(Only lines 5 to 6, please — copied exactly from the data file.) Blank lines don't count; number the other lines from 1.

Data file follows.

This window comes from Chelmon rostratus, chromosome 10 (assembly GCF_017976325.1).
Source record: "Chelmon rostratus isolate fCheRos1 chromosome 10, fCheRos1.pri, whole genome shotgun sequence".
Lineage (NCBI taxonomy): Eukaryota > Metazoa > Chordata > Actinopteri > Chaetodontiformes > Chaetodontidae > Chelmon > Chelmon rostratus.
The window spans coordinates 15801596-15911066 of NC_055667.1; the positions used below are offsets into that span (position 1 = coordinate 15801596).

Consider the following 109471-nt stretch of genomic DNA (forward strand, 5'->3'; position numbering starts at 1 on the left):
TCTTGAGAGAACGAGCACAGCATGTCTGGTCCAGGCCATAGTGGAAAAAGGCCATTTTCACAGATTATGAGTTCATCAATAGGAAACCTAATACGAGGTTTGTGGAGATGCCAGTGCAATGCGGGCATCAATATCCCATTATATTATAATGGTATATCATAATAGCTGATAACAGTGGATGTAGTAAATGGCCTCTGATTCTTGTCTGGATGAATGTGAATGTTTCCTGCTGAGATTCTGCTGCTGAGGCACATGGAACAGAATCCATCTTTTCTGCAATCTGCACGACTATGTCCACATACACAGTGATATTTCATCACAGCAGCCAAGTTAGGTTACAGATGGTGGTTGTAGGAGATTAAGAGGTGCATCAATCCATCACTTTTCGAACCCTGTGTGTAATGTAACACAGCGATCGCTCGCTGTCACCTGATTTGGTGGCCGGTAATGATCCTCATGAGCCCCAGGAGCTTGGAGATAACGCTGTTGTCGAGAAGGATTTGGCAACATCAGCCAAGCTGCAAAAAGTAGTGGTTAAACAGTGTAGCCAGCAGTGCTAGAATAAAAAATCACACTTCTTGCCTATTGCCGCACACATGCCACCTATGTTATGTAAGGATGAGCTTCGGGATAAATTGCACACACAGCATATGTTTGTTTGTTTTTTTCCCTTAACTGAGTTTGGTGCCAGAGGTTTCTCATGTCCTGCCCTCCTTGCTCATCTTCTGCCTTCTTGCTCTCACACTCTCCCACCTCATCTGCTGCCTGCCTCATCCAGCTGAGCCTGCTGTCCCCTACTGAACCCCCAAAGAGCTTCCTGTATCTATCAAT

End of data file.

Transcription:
Consider the following 109471-nt stretch of genomic DNA (forward strand, 5'->3'; position numbering starts at 1 on the left):
TCTTGAGAGAACGAGCACAGCATGTCTGGTCCAGGCCATAGTGGAAAAAGGCCATTTTCACAGATTATGAGTTCATCAATAGGAAACCTAATACGAGGTTTGTGGAGATGCCAGTGCAATGCGGGCATCAATATCCCATTATATTATAATGGTATATCATAATAGCTGATAACAGTGGATGTAGTAAATGGCCTCTGATTCTTGTCTGGATGAATGTGAATGTTTCCTGCTGAGATTCTGCTGCTGAGGCACATGGAACAGAATCCATCTTTTCTGCAATCTGCACGACTATGTCCACATACACAGTGATATTTCATCACAGCAGCCAAGTTAGGTTACAGATGGTGGTTGTAGGAGATTAAGAGGTGCATCAATCCATCACTTTTCGAACCCTGTGTGTAATGTAACACAGCGATCGCTCGCTGTCACCTGATTTGGTGGCCGGTAATGATCCTCATGAGCCCCAGGAGCTTGGAGATAACGCTGTTGTCGAGAAGGATTTGGCAACATCAGCCAAGCTGCAAAAAGTAGTGGTTAAACAGTGTAGCCAGCAGTGCTAGAATAAAAAATCACACTTCTTGCCTATTGCCGCACACATGCCACCTATGTTATGTAAGGATGAGCTTCGGGATAAATTGCACACACAGCATATGTTTGTTTGTTTTTTTCCCTTAACTGAGTTTGGTGCCAGAGGTTTCTCATGTCCTGCCCTCCTTGCTCATCTTCTGCCTTCTTGCTCTCACACTCTCCCACCTCATCTGCTGCCTGCCTCATCCAGCTGAGCCTGCTGTCCCCTACTGAACCCCCAAAGAGCTTCCTGTATCTATCAAT